SEC Expands Smaller Reporting Company Definition; Approves Other Matters

At an open meeting held today, the SEC expanded the definition of a “smaller reporting company.” The SEC also voted on several other issues that are discussed further below.

Definition of Smaller Reporting Company

The new smaller reporting company definition enables a company with less than $250 million of public float to provide scaled disclosures, as compared to the $75 million threshold under the prior definition. The final rules also expand the definition to include companies with less than $100 million in annual revenues if they also have either no public float or a public float that is less than $700 million. This reflects a change from the revenue test in the prior definition, which allowed companies to provide scaled disclosure only if they had no public float and less than $50 million in annual revenues. The rules will become effective 60 days after publication in the Federal Register.

The SEC staff indicated that this change would increase the number of companies that qualify as smaller reporting companies by nearly 1,000 registrants and will permit more registrants to use scaled disclosure requirements.

The action by the SEC does not change the definition of an “accelerated filer.” Several SEC Commissioners expressed their view that any future changes to the accelerated filer definition would be much more significant and welcome than those changes made today to the definition of a smaller reporting company. Most notably, changing the definition of an accelerated filer would relieve many registrants from the requirement to comply with the requirements of Section 404(b) of the Sarbanes-Oxley Act. Section 404(b) requires a publicly-held company’s auditor to attest to, and report on, management’s assessment of its internal controls.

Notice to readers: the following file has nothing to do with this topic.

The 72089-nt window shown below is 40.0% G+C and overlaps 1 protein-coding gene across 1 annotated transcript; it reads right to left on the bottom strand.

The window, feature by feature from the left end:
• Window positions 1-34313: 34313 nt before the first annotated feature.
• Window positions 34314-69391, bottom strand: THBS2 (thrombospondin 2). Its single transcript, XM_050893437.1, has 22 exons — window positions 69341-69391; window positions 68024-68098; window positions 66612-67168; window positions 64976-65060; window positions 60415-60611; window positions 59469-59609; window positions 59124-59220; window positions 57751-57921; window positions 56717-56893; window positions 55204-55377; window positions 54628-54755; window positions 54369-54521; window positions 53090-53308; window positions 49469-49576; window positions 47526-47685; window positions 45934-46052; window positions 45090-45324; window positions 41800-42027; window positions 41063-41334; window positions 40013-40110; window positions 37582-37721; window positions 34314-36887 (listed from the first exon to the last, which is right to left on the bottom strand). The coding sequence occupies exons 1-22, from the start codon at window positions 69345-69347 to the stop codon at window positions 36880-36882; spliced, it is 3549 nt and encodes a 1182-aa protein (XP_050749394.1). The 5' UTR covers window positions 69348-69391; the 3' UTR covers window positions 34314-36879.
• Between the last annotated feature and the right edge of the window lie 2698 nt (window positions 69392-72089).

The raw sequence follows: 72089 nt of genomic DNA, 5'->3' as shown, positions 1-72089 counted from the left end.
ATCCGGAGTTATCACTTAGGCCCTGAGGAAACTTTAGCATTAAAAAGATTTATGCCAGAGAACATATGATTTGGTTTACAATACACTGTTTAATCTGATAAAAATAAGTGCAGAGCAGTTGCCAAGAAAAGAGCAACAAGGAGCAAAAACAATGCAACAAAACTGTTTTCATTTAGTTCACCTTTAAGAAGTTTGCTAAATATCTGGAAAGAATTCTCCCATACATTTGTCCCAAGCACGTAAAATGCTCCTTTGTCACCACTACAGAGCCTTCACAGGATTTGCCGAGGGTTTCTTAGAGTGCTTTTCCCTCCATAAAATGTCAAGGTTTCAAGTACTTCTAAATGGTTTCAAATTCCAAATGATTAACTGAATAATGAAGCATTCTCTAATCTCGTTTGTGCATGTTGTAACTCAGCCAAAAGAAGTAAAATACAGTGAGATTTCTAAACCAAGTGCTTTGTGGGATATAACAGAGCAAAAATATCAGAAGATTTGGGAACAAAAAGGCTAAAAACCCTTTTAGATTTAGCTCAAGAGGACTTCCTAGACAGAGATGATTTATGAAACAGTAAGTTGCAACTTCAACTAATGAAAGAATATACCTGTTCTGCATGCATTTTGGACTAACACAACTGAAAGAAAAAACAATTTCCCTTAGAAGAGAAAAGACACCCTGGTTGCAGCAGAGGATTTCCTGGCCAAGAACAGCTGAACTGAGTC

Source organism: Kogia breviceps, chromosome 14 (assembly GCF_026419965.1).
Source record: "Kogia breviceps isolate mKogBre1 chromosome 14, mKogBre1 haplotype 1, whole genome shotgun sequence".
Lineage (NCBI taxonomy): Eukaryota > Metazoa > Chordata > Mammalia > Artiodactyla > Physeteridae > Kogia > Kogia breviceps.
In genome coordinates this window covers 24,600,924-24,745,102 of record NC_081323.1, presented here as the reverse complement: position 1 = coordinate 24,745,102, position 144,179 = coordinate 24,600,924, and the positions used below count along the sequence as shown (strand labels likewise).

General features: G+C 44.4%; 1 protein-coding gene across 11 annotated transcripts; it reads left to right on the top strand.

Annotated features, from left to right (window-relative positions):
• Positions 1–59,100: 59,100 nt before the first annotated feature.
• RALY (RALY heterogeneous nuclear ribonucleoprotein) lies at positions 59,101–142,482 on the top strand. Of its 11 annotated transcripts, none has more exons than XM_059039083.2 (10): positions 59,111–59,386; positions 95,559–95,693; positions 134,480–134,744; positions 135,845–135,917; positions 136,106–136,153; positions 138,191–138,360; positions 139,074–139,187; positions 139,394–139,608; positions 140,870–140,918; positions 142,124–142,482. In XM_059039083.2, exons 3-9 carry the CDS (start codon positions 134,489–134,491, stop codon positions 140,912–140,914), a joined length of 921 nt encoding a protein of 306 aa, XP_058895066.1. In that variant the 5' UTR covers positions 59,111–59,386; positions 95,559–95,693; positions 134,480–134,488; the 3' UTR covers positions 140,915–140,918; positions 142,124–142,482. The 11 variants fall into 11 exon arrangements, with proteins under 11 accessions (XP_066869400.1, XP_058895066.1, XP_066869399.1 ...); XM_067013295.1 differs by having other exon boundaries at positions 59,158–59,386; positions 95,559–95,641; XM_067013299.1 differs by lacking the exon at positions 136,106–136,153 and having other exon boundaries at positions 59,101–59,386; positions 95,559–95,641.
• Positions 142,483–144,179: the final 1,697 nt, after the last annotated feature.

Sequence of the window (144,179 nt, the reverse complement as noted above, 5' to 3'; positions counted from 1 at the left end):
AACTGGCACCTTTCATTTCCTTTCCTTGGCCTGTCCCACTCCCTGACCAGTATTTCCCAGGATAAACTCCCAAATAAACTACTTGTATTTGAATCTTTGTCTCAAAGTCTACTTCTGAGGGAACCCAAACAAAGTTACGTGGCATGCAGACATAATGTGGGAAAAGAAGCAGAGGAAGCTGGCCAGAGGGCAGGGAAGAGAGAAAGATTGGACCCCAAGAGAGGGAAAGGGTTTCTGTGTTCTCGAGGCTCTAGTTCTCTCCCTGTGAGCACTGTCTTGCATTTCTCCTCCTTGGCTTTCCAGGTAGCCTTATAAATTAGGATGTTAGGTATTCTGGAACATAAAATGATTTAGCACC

Chairman Jay Clayton indicated during the meeting that he has asked the SEC staff to formulate recommendations on possible future changes to the accelerated filer definition that could reduce the number of registrants that meet this threshold. Currently the accelerated filer threshold is $75 million.

Inline XBRL Tagging of Data

The SEC voted to adopt amendments to its rules and forms to require the use of the Inline XBRL format for the submission of operating company financial statement information and fund (mutual funds and ETFs) risk/return summary information and related changes.

The amendments, which will go into effect in phases, require the use of Inline XBRL for financial statement information and risk/return summaries. Inline XBRL has the potential to benefit investors and other market participants while decreasing, over time, the cost of preparing information for submission to the Commission. The amendments also eliminate the requirements for operating companies and funds to post XBRL data on their websites.

Inline XBRL is a format that allows filers to embed XBRL data directly into a HyperText Markup Language (HTML) document. Inline XBRL allows filers to embed XBRL data directly into an HTML document, eliminating the need to tag a copy of the information in a separate XBRL exhibit. The SEC and its staff indicated that Inline XBRL format has the potential to provide a number of benefits to companies and users of the information. On a long-term basis, Inline XBRL should decrease filing preparation costs, improve the quality of structured data, and increase the use of XBRL data by investors and other market participants.